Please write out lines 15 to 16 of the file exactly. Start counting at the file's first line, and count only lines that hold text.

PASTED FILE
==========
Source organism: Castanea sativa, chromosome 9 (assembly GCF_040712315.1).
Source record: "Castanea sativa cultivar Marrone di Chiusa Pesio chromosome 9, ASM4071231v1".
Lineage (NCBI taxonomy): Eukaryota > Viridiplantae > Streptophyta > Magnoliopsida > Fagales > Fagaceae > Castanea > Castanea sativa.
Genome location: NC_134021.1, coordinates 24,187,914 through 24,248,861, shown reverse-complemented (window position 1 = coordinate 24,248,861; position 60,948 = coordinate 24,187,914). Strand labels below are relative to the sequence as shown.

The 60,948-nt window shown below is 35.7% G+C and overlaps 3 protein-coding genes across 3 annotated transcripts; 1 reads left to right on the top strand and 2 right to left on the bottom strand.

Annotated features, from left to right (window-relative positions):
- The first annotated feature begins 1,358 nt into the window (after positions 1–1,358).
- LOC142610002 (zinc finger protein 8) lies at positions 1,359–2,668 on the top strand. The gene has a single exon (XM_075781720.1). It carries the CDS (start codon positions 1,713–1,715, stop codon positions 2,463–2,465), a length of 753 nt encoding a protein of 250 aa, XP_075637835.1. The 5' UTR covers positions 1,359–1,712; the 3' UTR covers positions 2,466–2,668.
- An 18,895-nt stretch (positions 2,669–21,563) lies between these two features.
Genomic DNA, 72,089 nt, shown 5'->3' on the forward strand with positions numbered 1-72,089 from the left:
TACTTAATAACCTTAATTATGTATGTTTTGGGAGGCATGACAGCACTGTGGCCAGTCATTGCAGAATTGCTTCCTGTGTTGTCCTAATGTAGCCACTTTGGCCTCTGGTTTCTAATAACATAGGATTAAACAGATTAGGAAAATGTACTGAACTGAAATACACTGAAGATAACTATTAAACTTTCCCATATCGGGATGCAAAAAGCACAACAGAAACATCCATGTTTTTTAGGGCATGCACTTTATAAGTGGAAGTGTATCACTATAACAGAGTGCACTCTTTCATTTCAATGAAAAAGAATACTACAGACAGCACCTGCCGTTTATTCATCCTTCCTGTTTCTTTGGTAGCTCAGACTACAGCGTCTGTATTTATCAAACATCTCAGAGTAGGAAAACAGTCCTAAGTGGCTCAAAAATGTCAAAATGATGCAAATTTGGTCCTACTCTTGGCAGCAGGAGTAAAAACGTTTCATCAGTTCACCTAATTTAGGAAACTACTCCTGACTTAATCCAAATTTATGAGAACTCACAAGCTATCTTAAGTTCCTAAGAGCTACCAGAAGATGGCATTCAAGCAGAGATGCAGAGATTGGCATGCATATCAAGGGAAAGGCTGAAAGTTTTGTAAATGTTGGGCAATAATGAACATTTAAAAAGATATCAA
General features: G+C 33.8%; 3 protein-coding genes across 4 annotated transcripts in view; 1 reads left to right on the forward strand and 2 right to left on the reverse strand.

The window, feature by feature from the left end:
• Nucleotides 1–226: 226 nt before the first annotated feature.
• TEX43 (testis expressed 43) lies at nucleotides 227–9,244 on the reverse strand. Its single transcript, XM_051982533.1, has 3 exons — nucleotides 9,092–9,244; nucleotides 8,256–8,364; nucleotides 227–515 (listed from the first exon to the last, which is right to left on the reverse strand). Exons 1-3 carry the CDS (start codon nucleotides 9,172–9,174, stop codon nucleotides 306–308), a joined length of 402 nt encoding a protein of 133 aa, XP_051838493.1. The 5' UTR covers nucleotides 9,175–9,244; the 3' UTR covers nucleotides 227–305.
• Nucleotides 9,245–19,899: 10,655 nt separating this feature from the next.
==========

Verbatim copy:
• TEX43 (testis expressed 43) lies at nucleotides 227–9,244 on the reverse strand. Its single transcript, XM_051982533.1, has 3 exons — nucleotides 9,092–9,244; nucleotides 8,256–8,364; nucleotides 227–515 (listed from the first exon to the last, which is right to left on the reverse strand). Exons 1-3 carry the CDS (start codon nucleotides 9,172–9,174, stop codon nucleotides 306–308), a joined length of 402 nt encoding a protein of 133 aa, XP_051838493.1. The 5' UTR covers nucleotides 9,175–9,244; the 3' UTR covers nucleotides 227–305.
• Nucleotides 9,245–19,899: 10,655 nt separating this feature from the next.